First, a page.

by Yves Fey
BearCat Press (August 31, 2012)
Ever since seeing this book’s gorgeous trailer…
I’d been eager to read it, wondering if it could possibly live up to its preview. Let me tell you, it does not disappoint. Yves Fey is a consummate artist. Her passionate, enthralling world fully involved all my senses—including the sixth. Fair warning: that enthrallment included “the fascination of the abomination” in unstinting measure.
Set in Belle Epoch Paris in 1897, here’s how the story starts: “Gilles unlocked the scorched oak door and raised his lantern, illuminating the staircase that coiled down to the dungeons of the chateau. Underneath the smell of ashes, of damp stone and lantern oil, he inhaled traces of other odors. Mold, urine, and feces, Clotted gore. Fear. The fetid bouquet blossomed in his nostrils. Repugnance entwined with anticipation.”
“Repugnance entwined with anticipation”: Gilles feels this and often so does the reader. Fey’s prose is vastly more than words on paper, vividly evoking odors, images, sounds, sensations (on the skin), and feelings (in the heart)—as many of them sinister as sumptuous. Her work clearly has been impeccably researched and fully imagined, in meticulous detail. Like the mists of Paris in the novel, these details constantly swirled, coalesced, disappeared, and reappeared in new forms in my mind. After this, my imagined Paris will always be the City of Light and Shadow.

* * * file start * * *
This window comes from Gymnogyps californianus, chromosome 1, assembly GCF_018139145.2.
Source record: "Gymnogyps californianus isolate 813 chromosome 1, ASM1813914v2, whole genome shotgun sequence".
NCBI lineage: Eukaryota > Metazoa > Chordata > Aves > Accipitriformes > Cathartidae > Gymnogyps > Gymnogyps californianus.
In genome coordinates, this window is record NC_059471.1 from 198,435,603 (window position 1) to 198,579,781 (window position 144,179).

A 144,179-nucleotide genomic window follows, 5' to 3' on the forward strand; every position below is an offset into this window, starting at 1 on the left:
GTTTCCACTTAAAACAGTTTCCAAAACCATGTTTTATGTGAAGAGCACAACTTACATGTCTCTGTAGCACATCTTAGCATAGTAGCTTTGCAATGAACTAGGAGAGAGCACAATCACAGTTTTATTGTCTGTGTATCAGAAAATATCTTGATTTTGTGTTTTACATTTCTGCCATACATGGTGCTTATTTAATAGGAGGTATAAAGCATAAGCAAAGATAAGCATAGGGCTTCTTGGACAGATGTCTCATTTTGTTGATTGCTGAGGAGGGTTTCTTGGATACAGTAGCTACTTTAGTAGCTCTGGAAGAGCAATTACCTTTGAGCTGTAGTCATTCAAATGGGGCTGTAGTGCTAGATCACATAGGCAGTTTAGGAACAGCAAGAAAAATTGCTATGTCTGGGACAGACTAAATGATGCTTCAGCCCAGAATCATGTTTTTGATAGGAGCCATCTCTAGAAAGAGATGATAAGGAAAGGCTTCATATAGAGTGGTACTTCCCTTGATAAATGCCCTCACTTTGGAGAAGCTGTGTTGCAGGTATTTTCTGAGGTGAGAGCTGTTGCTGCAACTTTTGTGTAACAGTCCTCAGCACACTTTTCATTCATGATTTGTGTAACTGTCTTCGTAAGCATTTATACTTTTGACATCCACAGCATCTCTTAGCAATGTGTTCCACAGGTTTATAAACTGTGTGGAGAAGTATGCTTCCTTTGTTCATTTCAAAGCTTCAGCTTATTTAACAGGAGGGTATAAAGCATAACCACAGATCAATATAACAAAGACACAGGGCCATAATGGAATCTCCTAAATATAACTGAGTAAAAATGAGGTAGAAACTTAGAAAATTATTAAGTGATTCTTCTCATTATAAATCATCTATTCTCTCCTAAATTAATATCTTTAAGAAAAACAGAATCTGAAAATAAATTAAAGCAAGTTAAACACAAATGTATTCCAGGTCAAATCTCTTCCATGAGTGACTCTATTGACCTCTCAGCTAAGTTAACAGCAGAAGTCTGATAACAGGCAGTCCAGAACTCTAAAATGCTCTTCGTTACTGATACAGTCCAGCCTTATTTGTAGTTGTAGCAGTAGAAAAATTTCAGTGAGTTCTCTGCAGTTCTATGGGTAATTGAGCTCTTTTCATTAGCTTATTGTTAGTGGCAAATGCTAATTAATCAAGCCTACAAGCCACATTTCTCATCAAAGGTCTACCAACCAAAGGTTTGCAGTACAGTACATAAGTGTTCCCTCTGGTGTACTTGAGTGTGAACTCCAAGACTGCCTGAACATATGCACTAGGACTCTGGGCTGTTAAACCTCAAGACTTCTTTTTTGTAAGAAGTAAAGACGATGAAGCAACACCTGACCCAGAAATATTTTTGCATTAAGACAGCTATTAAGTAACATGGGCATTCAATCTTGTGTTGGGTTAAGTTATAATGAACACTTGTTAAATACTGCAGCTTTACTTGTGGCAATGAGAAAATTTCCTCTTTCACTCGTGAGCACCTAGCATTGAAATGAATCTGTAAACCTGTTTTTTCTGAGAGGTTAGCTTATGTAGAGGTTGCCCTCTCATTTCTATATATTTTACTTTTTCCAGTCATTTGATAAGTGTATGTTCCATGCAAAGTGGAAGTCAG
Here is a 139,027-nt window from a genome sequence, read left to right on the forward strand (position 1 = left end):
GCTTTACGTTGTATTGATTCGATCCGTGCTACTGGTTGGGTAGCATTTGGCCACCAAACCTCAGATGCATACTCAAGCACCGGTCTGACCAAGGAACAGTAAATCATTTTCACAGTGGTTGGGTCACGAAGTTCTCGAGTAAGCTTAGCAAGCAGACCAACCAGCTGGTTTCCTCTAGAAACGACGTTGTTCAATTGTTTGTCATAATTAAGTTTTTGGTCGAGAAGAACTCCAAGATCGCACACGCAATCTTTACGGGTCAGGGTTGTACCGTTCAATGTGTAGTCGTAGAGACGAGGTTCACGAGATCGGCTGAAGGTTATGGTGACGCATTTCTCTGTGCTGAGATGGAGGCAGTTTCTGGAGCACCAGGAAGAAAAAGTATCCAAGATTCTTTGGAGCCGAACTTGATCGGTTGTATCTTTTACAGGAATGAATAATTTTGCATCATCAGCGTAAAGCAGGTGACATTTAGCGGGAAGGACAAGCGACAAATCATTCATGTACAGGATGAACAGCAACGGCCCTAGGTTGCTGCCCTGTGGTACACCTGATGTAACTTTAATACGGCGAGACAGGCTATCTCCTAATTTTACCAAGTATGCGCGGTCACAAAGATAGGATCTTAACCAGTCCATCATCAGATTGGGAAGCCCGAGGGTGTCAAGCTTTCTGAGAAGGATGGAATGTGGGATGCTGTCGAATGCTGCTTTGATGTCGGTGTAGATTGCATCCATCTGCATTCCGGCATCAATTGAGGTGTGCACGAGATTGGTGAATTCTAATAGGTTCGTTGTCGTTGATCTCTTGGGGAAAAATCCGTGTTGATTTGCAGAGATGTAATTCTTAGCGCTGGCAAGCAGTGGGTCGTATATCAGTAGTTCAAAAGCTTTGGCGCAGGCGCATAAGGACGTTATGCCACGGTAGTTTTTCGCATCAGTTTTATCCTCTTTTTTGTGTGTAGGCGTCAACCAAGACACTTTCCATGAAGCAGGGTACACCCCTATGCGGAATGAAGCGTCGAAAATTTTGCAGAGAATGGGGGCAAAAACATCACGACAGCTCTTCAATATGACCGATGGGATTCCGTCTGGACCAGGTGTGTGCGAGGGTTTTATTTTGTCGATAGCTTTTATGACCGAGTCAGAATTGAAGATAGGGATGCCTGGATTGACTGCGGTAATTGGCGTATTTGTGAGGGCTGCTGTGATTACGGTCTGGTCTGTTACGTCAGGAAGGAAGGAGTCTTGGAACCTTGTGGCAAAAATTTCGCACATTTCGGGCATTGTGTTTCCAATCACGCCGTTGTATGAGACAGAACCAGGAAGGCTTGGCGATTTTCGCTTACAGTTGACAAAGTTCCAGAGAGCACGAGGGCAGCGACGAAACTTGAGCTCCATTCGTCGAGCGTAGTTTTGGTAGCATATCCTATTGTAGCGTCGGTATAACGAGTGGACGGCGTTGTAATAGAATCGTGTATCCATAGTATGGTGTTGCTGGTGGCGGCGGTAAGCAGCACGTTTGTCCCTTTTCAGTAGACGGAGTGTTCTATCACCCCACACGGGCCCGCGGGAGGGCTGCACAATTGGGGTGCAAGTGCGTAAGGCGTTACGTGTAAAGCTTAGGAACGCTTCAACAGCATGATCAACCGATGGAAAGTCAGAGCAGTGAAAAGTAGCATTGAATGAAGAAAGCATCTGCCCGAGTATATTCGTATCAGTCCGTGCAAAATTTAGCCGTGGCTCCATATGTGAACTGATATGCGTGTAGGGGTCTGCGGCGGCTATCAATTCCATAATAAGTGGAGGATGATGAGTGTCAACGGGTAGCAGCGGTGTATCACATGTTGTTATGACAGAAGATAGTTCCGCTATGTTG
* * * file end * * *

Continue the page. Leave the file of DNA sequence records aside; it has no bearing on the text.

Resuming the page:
The book’s multisensory richness is more than matched by emotional energy and complexity rarely found in characters outside the classics. The passion of some scenes nearly sets the pages on fire. There’s not a predictable personality in sight—though there are some you’ll recognize, since Fey weaves in historical figures such as Oscar Wilde, Charles Baudelaire, and the infamous child murderer Gilles de Rais, he of the “gore-sodden soul” (a compound adjective worthy of Homer).
For an expanded experience, log onto http://yvesfey.com/, the most beautiful website I’ve ever seen. You’ll be able to visit the mysterious Paris of Theo, Averill, and Michel (depicted by artists of the Belle Epoch); read and hear its poetry; and learn about its history, customs, and institutions.
All in all, Floats the Dark Shadow exerted an irresistible allure that enveloped me totally—exactly what I want from a novel. I understand this book is the first in a series. As soon as I reached the last page, I was longing for the sequel.